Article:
Sharp-shinned Hawk Suffers Through Toronto Snowstorm

Sharp-shinned Hawk Suffers Through Toronto Snowstorm

Sharp-shinned Hawk takes a break in snowstorm -Toronto - Canada

As another winter storm hit Toronto, many of us were, without a doubt, contemplating how we would weather the onslaught of another heavy snow.  Well, this poor unfortunate Sharp-shinned hawk ( Accipiter striatus) was not faring very well in my backyard as it looked for some unsuspecting prey.  Birds seem to know when nasty weather is brewing, and this bird has been visiting my property frequently, likely hoping for an easy catch to sustain him while the blizzard unfolded.

Bird feeder lost in snow storm in Toronto

When it flew in, with the snowstorm just beginning to ramp up, one of our bird feeders looked like this,  weighed down with snow and no birds in sight.

Birds prior to snowstorm in Toronto

Had the hawk only arrived two hours prior to the onset of the snowstorm, it would have found these guys hanging around the same feeder.

Sharp-shinned Hawk holds on with one claw during snowstorm in Toronto - Canada

But it’s timing was off, and so the sharp-shinned hawk just sat in our apple tree and searched the boughs of our cedar trees from afar.

Suet feeder lost in snowstorm in Toronto

The birds had quickly made themselves scarce, our suet feeder sat empty except for the collecting snow.

Nuthack gets food before storm

Two hours before the hawk’s arrival, the same suet feeder was serving up breakfast to a nuthatch.

Sharp-shinned Hawk has had enough of the snowstorm in Toronto - Canada

The hawk was attentive to its surroundings, so I kept hidden behind my camera as I monitored it through my kitchen window.

In this video, you get a chance to observe the hawk on its perch.

Sharp-shinned Hawk holds on with two claws during snowstorm in Toronto - Canada

Suddenly, the hawk lifted its tail revealing the tell-tale pencil-thin legs of the sharp-shinned variety of hawk.  I thought it was about to depart.

Sharp-shinned Hawk sums up his thoughts on the snowstorm in Toronto - Canada

Instead, the hawk relieved itself, which, I think, pretty much summed up its thoughts about hoping to find something to eat in my snowy backyard.

Sharp-shinned Hawk prepares to take flight in snowstorm in Toronto - Canada

Moments later, the sharp-shinned hawk actually did prepare for liftoff.

Sharp-shinned Hawk flies into Toronto snowstorm - Canada

In a blur of wings and feet, the sharp-shinned hawk took to the air.

Sharp-shinned Hawk's flight into Toronto snowstorm - Canada

The hawk’s talons can be seen neatly tucked up under the spread tail feathers.  I am sure they will soon make contact with some small prey, but hopefully not in my backyard.  I am too fond of the cardinals, juncos, nuthatches and woodpeckers that frequent my feeders.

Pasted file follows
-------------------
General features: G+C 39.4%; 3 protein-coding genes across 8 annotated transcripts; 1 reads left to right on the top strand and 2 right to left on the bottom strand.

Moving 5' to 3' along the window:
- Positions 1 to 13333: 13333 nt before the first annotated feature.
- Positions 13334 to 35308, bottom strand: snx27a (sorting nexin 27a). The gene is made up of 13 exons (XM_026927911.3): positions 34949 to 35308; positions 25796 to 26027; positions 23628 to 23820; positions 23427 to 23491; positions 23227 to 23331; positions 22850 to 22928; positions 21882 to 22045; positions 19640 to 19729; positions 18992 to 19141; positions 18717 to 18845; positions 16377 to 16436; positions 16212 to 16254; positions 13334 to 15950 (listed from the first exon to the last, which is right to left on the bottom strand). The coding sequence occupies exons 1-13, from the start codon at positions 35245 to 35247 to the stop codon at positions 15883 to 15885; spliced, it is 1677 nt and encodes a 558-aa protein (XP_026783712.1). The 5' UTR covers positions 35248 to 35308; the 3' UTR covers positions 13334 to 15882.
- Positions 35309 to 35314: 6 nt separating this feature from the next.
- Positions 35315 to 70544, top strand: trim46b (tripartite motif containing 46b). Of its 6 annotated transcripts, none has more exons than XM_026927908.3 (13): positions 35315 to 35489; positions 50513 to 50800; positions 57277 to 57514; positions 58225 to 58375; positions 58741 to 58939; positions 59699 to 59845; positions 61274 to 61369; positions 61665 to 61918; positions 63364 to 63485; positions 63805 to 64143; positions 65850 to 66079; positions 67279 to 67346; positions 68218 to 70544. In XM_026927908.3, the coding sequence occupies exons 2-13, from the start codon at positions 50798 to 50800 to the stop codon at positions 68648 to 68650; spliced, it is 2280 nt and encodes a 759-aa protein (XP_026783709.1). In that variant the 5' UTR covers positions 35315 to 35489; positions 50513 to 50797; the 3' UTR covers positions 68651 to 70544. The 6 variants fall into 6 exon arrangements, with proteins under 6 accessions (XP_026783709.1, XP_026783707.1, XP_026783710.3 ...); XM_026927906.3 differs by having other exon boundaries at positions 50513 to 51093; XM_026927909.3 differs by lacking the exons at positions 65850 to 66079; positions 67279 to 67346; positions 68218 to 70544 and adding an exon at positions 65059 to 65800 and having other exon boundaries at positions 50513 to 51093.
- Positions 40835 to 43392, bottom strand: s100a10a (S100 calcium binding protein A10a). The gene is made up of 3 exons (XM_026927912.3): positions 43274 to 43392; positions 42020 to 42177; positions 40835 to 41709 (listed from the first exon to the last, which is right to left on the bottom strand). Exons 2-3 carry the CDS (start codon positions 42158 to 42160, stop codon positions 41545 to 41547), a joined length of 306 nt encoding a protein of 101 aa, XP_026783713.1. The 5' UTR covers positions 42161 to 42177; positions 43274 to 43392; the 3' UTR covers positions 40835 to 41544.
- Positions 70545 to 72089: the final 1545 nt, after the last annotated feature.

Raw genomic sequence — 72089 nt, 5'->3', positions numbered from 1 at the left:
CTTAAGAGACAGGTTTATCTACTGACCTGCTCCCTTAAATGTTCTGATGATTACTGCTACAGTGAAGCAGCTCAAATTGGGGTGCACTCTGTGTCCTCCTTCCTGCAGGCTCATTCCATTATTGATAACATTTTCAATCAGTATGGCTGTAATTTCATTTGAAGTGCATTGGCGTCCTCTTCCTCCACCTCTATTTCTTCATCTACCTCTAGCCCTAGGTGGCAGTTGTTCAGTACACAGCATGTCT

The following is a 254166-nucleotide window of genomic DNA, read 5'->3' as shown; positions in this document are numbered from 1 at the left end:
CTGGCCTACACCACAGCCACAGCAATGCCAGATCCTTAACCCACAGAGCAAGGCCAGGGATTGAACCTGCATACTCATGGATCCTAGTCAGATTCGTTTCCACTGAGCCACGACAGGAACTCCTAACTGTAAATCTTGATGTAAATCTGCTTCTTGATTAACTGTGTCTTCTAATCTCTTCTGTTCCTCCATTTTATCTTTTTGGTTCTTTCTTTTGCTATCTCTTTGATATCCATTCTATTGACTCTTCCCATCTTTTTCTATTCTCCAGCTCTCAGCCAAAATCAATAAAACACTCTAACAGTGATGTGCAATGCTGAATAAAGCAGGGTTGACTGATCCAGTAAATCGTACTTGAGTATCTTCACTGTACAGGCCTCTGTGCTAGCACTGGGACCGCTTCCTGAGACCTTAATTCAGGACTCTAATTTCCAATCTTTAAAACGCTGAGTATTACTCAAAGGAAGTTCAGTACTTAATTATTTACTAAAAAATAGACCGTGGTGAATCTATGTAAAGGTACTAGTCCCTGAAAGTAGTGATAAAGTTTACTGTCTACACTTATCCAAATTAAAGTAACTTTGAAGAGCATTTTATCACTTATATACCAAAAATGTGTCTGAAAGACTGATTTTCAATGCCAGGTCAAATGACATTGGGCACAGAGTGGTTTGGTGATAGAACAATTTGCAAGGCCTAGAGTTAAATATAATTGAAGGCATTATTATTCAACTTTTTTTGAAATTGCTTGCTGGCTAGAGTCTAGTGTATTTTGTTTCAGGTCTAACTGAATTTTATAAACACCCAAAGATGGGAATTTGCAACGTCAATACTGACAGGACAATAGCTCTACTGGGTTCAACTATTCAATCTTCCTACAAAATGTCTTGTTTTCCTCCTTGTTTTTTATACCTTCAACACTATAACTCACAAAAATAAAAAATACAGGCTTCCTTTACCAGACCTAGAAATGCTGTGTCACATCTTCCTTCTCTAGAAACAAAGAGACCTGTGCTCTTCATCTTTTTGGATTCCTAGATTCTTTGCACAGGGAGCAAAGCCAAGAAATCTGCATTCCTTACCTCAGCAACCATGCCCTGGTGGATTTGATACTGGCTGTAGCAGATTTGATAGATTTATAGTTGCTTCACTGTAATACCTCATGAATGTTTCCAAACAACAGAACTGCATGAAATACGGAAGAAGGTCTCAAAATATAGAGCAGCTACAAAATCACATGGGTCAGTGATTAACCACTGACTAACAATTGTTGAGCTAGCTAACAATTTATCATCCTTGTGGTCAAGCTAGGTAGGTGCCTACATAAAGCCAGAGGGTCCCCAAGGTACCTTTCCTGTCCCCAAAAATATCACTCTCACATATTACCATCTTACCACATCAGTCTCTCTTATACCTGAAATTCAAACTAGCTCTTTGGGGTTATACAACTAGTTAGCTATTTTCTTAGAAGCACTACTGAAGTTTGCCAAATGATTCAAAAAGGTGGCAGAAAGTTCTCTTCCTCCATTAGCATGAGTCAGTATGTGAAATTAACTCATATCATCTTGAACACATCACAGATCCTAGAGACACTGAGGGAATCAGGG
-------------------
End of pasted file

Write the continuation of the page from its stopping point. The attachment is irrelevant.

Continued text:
Sharp-shinned Hawk vanishing into falling snow in Toronto - Canada

The wide extension of the hawk’s wings propelled it quickly out of the apple tree, and then it disappeared over top of the neighbours’ houses.

A snowy backyard in Toronto - Canada

With more than 12 inches of snow already accumulated on my patio table, we sit and wait for the storm to end.  Maybe then, the sharp-shinned hawk will have an easier time of finding something to eat.

Birds returned to feeder after Hawk left

Bird sits in bush during toronto snowstorm

Bird at feeder during Toronto snowstorm

In the meantime, a flock of sparrows, together with the juncos, nuthatches and cardinals, had gathered once again at my feeding stations while the snow swirled around them.

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    • Since it did not migrate, it probably will not survive the winter. I know that western warbling vireo had to perish in the snowstorm that happened the week after I saw it.

    • thanks, Paul. We feel blessed when any birds come to our bird feeders even though I do fear for the little songbirds whenever a hawk or kestrel shows up.

  • Sharp-shinned hawks are migratory. They will spend their winters in Mexico, Central America, and the Greater Antilles. So either this hawk was not well enough to migrate, or it was never taught to do so. During winter I have seen birds that usually migrate, not do so. One time an Audubon’s warbler, which did not make it down to Central America. Another time, a western warbling vireo, which did not make it to Mexico. It was sad, because this vireo leaped onto the lapel of my jacket, and was looking under it for insects. A snowstorm set in a week later, and I knew it did not survive.

    • It must have been sad to learn that the vireo did not survive. We believe that this particular sharp-shinned hawk managed to weather the storm as well as the subsequent one we experienced last week because the hawk, once again, visited our backyard since then. It was right about lunchtime. After sitting on the deck railing for a few minutes, the hawk dove into the boughs of our discarded Christmas tree in search of sparrows that had taken refuge there.

      • If a migratory species does not migrate, it is not always a death sentence for it. There is a 50-50 chance of it surviving. This sharp-shinned hawk was probably one of those that did survive.

        • Yes, I agree. There is no way of knowing if the Sharp-shinned Hawk that appeared in my backyard most recently was the same one as was there previously, but my best guess is that it is one and the same. Its territory seems to include our neighborhood park as well.